Brexit and the European Shape of Things to Come

Fiona Hunter, Hans de Wit


Brexit has happened and it will have far-reaching consequences both for UK universities and the further development of the European Higher Education Area.  In a relatively short period of 15 years, European integration has gone from a forward-looking process of integration to an increasingly more complex and challenging endeavour of dealing with diversity in its various manifestations.  In the grips of an economic and political crisis, and with a massive refugee emergency unfolding along the European borders, the integration process is falling apart. The spirit of cooperation has diminished as European institutions have not been able to present credible solutions to the problems faced.  Anti-European Union sentiment is spreading among its member states, with Brexit its most manifest outcome so far.  Higher education has appeared to be immune to these trends with the Bologna Process, the research program Horizon 2020 and the education program ERASMUS+ as clear manifestations of increased co-operation and funding. However, Brexit has it made clear that European Higher Education, despite its commitment to regional co-operation, cannot escape the changing reality around it. Greater intentionality and integration of internationalisation into institutional mission can enable UK universities to demonstrate the value and impact of an international community of students and scholars, firstly to themselves and secondly to the Government in the upcoming negotiations.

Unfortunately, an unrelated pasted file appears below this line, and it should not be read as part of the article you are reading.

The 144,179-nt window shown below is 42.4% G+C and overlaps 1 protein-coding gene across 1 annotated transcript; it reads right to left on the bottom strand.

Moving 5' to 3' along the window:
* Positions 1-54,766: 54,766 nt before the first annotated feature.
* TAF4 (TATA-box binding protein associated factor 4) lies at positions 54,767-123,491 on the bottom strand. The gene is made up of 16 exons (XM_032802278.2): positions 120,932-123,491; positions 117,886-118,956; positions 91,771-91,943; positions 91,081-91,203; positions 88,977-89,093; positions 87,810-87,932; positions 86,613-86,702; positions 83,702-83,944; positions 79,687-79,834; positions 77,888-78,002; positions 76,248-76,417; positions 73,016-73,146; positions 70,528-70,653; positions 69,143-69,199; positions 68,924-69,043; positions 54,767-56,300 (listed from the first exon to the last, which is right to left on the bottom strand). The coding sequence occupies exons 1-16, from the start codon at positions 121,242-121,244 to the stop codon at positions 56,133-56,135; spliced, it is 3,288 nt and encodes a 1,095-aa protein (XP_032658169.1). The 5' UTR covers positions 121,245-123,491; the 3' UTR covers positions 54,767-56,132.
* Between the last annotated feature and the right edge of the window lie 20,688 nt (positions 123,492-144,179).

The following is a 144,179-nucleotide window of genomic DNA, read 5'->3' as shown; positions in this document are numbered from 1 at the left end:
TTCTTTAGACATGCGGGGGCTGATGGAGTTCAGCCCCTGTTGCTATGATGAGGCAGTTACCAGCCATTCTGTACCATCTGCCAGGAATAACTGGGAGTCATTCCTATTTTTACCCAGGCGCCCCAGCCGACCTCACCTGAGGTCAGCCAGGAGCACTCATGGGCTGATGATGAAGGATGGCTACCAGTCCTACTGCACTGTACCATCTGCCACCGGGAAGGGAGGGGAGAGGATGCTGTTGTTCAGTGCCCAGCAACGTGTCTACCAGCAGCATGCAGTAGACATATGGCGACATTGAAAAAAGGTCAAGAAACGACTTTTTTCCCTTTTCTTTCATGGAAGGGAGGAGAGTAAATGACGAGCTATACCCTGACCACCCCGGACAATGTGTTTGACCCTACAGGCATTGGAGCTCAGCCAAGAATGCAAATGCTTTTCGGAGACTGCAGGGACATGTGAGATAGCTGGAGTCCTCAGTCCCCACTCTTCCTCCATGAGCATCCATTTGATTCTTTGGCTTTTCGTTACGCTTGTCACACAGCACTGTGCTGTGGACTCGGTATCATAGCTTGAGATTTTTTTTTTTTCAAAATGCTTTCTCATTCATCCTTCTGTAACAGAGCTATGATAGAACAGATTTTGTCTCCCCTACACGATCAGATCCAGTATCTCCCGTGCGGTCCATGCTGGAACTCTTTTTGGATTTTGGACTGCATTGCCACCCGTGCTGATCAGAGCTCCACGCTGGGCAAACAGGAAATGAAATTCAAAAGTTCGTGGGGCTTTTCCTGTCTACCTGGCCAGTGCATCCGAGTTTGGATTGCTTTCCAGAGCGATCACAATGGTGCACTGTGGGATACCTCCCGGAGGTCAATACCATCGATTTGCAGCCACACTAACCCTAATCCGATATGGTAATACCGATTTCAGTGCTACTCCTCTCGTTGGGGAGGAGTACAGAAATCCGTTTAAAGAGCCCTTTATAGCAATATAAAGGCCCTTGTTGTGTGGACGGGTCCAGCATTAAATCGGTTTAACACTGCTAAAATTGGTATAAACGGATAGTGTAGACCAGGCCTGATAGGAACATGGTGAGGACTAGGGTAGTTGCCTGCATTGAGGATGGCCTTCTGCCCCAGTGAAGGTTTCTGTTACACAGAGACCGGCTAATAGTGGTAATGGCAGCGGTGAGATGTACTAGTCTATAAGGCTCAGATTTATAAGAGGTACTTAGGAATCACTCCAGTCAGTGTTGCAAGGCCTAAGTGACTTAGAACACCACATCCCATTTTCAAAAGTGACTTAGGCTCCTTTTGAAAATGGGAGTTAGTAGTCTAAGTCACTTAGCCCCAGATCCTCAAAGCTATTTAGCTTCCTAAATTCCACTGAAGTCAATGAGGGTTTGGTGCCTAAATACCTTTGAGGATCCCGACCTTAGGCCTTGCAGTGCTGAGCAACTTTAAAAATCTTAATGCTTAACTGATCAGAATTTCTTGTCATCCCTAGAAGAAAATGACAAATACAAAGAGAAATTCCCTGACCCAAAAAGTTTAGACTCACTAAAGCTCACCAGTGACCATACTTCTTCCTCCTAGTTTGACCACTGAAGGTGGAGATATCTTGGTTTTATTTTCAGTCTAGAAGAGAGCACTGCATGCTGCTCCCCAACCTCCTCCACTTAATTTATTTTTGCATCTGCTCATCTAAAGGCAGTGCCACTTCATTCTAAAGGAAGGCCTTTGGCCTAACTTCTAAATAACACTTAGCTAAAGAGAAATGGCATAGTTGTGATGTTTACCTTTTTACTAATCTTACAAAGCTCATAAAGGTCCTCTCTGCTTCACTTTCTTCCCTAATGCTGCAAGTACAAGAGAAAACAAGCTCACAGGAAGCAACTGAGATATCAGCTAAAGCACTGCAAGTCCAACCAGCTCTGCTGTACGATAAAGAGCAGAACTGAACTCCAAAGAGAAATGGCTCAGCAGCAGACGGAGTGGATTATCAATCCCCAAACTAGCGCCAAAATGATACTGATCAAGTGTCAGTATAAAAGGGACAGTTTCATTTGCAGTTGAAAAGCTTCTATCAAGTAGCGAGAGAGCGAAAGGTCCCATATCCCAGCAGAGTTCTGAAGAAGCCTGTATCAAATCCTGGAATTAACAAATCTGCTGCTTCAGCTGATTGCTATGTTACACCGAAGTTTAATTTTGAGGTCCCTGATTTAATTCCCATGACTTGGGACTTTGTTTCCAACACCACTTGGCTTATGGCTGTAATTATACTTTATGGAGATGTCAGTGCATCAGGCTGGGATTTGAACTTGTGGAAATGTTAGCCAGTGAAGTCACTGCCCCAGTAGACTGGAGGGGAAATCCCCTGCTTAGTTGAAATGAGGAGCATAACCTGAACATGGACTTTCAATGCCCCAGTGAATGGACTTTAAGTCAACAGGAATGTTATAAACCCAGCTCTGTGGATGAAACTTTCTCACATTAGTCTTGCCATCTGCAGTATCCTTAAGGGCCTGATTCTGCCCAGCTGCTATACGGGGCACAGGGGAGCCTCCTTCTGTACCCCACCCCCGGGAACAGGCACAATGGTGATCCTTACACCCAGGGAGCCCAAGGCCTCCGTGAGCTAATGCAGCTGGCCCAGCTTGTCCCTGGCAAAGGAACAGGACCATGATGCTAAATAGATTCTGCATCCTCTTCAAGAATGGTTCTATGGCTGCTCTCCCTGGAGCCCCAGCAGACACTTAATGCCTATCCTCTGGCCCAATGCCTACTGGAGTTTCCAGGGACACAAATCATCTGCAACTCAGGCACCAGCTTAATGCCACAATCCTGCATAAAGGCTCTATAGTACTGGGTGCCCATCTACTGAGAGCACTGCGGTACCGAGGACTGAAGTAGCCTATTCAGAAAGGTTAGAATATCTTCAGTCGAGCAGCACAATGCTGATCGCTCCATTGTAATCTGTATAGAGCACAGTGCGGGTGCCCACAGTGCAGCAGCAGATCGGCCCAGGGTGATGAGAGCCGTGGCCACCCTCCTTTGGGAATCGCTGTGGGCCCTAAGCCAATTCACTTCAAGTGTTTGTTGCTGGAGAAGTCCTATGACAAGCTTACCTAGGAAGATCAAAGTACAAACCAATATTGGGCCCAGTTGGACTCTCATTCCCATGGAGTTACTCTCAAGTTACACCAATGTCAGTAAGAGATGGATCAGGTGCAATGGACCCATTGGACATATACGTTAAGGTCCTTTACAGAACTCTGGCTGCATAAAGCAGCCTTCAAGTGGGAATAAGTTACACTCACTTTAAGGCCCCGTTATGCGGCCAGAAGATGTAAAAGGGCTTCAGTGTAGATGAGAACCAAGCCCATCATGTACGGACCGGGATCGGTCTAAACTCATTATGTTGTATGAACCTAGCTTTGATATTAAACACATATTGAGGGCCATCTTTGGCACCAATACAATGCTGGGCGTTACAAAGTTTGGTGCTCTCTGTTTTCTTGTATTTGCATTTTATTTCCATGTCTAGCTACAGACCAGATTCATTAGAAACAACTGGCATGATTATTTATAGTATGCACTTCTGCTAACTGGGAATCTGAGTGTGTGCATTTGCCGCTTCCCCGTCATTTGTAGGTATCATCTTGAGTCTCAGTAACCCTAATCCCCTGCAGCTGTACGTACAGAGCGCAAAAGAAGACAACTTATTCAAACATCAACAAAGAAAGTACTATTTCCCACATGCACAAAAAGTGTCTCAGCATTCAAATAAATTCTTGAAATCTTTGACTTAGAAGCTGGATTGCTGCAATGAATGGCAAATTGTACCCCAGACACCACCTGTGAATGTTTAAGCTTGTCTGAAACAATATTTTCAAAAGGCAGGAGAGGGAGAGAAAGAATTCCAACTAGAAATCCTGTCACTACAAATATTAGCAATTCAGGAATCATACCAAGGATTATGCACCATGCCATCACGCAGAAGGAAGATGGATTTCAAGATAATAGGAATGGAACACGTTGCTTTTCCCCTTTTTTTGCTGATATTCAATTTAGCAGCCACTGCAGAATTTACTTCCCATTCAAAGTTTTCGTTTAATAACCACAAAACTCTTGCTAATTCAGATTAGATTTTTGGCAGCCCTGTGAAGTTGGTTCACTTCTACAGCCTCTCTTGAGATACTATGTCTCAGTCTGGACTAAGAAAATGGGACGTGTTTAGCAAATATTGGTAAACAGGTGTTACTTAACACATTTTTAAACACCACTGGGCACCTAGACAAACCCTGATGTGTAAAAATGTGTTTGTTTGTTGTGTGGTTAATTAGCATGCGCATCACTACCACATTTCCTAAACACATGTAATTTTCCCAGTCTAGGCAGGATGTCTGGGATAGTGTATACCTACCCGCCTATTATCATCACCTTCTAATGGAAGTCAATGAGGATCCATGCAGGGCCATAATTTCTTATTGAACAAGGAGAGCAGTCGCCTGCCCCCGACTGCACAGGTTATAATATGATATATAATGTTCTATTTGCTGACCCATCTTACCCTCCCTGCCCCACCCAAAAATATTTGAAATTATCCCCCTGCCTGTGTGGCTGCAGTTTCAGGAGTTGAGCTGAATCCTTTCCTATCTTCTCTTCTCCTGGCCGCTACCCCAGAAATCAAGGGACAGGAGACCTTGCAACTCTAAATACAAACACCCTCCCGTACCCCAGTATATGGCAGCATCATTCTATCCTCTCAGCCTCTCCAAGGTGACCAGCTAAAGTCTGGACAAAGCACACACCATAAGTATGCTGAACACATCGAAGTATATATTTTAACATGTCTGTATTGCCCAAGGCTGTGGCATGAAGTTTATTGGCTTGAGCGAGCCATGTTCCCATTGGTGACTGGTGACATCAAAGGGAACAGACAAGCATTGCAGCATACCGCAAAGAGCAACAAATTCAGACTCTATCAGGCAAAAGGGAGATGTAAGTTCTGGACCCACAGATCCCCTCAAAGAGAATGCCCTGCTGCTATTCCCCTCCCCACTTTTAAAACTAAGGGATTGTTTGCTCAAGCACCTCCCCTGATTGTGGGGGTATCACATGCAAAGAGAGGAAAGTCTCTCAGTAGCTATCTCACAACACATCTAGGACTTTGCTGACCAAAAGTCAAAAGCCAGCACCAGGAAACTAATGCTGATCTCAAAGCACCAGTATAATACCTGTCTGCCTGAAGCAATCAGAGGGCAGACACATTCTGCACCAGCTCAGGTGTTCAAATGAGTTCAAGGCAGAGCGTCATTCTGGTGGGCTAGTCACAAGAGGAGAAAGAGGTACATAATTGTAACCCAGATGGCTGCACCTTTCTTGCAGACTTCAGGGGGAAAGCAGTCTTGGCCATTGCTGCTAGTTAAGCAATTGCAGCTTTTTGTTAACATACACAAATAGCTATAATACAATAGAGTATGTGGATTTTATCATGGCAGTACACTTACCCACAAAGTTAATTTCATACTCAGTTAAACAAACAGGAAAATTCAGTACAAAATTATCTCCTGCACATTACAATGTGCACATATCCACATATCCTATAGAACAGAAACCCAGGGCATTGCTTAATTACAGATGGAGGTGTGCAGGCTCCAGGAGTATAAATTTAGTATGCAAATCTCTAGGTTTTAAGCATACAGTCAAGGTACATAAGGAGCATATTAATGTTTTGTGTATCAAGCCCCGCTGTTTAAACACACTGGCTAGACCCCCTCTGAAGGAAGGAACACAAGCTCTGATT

Brexit; European Higher Education Area; United Kingdom; European co-operation in higher education and research

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